Which, really, is all you need.

So… what are you playing?

(Picture is HG Wells playing a war game from Illustrated London News (25 January 1913))

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Jaybird is Birdmojo on Xbox Live and Jaybirdmojo on Playstation's network. He's been playing consoles since the Atari 2600 and it was Zork that taught him how to touch-type. If you've got a song for Wednesday, a commercial for Saturday, a recommendation for Tuesday, an essay for Monday, or, heck, just a handful a questions, fire off an email to

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9 thoughts on “Saturday!

  1. Baldur’s Gate: Enhanced Edition.

    Steam is great. I just got a new computer, and I figured I’d probably have to re-buy some of the games I’d downloaded before, along with picking up some new ones. But everything I’ve ever bought is available to me. One of the games, BG:EE, I couldn’t get to work on my old pc. I’d pretty much forgotten about it. So it turns out instead of paying for games I’d already played, I got a game that I’d never played.

    As for the game itself, it’s old, but it’s keeping me interested (and frustrated, which is what you expect during the first go-through). My D&D knowledge never advanced past 1st edition, and the game is based on the 2nd, so it’s been interesting learning about the changes. The game is Diablo without the button-mashing, which is sort of a relief.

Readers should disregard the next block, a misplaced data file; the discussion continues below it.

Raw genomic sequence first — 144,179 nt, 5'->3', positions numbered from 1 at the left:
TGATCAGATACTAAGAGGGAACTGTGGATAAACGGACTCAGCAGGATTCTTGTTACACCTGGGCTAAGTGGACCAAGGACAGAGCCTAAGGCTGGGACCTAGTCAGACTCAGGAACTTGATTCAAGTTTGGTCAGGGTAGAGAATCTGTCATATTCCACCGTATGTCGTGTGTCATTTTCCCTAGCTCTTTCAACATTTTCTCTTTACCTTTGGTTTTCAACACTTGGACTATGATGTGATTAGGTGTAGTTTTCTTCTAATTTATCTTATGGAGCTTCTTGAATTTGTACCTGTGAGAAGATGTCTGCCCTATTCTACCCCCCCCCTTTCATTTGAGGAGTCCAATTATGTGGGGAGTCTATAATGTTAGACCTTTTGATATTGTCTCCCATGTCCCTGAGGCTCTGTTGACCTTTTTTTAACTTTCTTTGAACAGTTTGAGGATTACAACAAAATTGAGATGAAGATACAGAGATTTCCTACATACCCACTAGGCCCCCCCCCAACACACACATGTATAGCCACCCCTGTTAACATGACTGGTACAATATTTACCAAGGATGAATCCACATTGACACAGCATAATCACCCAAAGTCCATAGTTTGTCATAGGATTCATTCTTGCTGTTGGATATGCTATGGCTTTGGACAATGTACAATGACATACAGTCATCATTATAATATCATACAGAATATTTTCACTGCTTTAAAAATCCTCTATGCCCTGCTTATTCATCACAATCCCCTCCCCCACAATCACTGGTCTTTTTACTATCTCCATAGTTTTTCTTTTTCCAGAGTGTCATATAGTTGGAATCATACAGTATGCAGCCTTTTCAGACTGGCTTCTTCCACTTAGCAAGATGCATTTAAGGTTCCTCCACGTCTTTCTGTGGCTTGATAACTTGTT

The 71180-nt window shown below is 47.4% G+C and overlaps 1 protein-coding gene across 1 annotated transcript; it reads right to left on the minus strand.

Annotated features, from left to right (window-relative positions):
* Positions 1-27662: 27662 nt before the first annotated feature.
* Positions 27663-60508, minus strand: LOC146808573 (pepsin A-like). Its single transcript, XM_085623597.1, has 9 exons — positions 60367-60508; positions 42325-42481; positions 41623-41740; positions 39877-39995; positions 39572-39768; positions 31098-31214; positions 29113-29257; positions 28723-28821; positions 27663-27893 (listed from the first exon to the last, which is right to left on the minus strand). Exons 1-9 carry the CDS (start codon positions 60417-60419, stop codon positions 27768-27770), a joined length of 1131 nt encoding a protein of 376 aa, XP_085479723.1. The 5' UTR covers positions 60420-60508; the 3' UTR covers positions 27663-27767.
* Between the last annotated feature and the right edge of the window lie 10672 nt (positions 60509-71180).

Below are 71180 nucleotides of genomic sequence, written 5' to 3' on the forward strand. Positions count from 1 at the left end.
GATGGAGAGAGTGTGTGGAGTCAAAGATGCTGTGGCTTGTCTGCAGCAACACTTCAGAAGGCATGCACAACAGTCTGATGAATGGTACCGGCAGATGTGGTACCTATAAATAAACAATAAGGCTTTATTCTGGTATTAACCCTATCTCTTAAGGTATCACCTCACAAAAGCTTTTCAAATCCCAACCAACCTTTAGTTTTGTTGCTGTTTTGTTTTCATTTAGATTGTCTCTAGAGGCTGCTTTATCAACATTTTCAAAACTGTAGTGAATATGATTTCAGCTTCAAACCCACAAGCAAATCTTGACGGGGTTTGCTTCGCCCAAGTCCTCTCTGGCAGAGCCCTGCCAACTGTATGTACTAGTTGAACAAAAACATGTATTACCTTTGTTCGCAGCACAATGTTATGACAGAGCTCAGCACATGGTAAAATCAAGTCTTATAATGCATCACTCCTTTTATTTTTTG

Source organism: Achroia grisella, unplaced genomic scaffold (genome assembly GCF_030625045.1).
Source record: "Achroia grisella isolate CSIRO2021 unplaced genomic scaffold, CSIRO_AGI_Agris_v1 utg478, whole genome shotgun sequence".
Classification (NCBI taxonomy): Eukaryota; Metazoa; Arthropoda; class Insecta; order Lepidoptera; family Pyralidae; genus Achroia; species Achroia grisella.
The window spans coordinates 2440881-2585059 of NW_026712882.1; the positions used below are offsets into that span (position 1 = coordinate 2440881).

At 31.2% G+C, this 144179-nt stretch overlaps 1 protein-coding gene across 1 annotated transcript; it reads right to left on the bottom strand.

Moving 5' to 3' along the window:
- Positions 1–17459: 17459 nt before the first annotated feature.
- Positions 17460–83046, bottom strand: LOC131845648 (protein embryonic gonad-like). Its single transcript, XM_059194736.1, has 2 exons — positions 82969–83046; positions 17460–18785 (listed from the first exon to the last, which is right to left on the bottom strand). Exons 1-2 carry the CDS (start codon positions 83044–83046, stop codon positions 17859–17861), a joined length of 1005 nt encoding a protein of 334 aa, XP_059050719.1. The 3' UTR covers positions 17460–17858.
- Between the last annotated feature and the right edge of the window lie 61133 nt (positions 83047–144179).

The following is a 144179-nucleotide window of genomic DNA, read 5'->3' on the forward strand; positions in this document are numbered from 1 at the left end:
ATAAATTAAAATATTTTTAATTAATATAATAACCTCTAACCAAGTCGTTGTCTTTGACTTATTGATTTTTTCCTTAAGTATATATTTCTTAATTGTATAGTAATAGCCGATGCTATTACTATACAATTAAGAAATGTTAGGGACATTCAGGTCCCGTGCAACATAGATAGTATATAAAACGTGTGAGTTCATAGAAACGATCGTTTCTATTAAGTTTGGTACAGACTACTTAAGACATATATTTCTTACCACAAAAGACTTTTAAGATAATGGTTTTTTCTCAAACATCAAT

2. So…. I really wanted to love Horizon: Zero Dawn. After Skyrim, Fallout 4, and Witcher 3 (the best RPG ever), I was ready for something beautiful and strange. The graphics are amazing, combat is pretty good, crafting is not TOO painful….

    But around 25% of the way through, it lost me. I compared notes with a friend of mine who had made it to the end, and I came to the conclusion that there were three fatal flaws:
    (1) The objectives were uncompelling (and some don’t emerge until later in the game). Why am I doing this?
    (2) No relationships! No companions (with or without “complications”), no villains, no interpersonal stuff.
    (3) No humor! No jokes, nothing to make you giggle or laugh…

    So now I’m dividing my time between a replay of Fallout 4 and learning a new platform, the Nintendo Switch, with the latest Zelda. (And I will get Skyrim for the Switch, because sometimes you just need to battle dragons at 35,000 feet en route to EWR….)